A huge tsunami, triggered by a 9.0-magnitude quake, rolled onto Japan’s east coast in 2011. In 2004, tons of water crashed onto Indonesia following a 9.1 quake. But no tsunami hit Sumatra Wednesday after a massive quake rocked the country. Why not?
Panic gripped Indonesia’s Sumatra on Wednesday: the government issued two tsunami warnings in three hours, as an 8.6 quake off the coasts was followed by an 8.2 aftershock. The wounds of the 2004 disaster, which took the lives of over 230,000 people, three quarters of them in Sumatra, were still raw – and many broke down trying to reach higher ground or fleeing to shelters.
This time, the tsunami watch was lifted. And there were two reasons for it.
The quake was a strike-slip type
Wednesday’s tremor was a strike-slip quake, says Roger Musson, seismologist at the British Geological Survey. Such earthquakes do not make the seafloor move up or down, they just slide against each other making the water vibrate.
“As soon as I discovered what type of earthquake it was, then I felt a lot better,” Musson told the UK Press Association.
The tsunami that left Japan’s east coast in ruins last year was a mega-thrust one. The sea floor moved vertically, displacing columns of water and releasing huge amounts of energy.
For this type, the tremor was not strong enough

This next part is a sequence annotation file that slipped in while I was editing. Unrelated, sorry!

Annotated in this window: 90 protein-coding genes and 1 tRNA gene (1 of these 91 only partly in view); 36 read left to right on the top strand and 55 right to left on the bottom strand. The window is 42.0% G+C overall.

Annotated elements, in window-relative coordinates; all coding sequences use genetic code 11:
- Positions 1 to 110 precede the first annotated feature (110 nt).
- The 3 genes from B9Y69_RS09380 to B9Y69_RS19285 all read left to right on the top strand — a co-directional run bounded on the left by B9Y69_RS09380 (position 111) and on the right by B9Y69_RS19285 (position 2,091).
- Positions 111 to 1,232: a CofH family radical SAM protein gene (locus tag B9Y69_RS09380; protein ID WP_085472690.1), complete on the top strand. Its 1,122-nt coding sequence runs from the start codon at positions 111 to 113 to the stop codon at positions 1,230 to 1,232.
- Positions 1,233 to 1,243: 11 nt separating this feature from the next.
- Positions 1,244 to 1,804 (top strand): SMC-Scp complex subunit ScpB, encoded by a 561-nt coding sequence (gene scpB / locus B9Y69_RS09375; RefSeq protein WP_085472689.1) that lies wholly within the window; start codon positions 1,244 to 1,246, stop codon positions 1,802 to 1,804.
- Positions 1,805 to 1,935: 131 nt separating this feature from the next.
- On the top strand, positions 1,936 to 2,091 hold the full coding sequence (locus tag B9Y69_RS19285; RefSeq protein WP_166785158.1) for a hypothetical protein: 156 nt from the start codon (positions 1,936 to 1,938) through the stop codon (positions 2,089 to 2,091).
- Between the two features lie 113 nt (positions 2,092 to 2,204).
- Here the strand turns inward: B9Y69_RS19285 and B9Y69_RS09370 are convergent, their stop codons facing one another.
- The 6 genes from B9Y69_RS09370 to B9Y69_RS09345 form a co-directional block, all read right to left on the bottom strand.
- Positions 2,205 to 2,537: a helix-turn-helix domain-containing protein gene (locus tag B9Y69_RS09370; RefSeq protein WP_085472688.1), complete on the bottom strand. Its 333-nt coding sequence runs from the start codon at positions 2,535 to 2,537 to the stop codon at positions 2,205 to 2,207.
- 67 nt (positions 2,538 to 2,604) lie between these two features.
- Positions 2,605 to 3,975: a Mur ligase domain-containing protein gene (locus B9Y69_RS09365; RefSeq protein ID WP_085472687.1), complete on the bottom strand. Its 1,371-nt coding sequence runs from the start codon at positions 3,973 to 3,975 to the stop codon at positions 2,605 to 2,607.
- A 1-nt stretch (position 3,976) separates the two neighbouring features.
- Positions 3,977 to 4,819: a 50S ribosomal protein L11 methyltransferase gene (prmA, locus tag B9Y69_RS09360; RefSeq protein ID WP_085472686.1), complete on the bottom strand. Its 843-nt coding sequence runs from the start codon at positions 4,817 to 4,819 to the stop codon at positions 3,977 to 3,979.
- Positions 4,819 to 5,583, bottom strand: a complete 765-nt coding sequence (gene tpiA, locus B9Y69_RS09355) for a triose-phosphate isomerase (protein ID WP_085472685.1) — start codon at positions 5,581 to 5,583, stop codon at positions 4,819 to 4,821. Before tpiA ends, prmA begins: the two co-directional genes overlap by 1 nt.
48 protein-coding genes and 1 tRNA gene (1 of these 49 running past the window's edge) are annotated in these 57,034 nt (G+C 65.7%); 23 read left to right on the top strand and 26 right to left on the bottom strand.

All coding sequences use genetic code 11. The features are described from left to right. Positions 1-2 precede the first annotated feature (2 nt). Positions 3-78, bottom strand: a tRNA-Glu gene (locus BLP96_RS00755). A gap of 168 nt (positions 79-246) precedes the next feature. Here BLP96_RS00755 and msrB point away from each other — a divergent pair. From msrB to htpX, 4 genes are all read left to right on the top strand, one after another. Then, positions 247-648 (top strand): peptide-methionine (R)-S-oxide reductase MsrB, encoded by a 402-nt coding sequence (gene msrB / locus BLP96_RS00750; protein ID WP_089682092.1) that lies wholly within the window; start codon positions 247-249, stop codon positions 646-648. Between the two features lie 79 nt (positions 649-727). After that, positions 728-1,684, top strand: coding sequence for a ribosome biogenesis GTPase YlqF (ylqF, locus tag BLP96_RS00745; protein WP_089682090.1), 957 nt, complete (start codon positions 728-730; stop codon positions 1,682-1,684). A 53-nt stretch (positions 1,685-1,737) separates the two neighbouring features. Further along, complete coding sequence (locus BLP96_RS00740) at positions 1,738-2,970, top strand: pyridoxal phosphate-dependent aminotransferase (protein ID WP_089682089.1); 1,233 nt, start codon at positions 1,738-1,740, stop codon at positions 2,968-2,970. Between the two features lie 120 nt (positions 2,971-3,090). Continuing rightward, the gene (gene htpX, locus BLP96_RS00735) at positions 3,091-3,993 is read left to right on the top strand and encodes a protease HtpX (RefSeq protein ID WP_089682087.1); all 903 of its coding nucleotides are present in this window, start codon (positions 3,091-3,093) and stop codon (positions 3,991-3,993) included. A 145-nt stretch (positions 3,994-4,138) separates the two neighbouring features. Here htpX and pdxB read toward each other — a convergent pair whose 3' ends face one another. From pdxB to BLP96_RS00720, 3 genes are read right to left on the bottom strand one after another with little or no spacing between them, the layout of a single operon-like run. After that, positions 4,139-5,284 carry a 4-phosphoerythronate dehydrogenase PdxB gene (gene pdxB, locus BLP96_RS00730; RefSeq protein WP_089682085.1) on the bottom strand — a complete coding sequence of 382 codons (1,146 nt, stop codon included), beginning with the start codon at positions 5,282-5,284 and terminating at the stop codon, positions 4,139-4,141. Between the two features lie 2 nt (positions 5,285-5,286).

A thrust up earthquake needs to hit over 7.0-7.5 to trigger tsunamis, geophysicist Don Blakeman noted to Life’s Little Mysteries website.
The devastating 9.1 quake, which struck Indonesia in 2004, was significantly more powerful than Wednesday’s as such, but it also was a “vertical” type.
So the most Indonesia registered this time was a wave hardly building up to one meter. This is also due to the fact that waves tend to slow down by the time they reach shore, though at the initial point they may travel at a pace roughly close to the speed of a jet.
Indonesia is the world’s largest archipelago, spreading across 17,500 islands; it experiences some of the most powerful earthquakes and volcanic eruptions on the planet. The country sits between the world’s most active seismic zones: the Pacific Ring of Fire and the Alpide belt, jointly accounting for over 90 per cent of the world’s largest quakes. In the previous year alone, Indonesia went through at least twelve quakes with magnitudes greater than 6.0.